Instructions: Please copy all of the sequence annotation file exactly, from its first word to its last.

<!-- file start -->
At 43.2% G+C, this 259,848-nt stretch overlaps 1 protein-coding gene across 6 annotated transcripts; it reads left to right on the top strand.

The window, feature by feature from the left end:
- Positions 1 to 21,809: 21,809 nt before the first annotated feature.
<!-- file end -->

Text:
At 43.2% G+C, this 259,848-nt stretch overlaps 1 protein-coding gene across 6 annotated transcripts; it reads left to right on the top strand.

The window, feature by feature from the left end:
- Positions 1 to 21,809: 21,809 nt before the first annotated feature.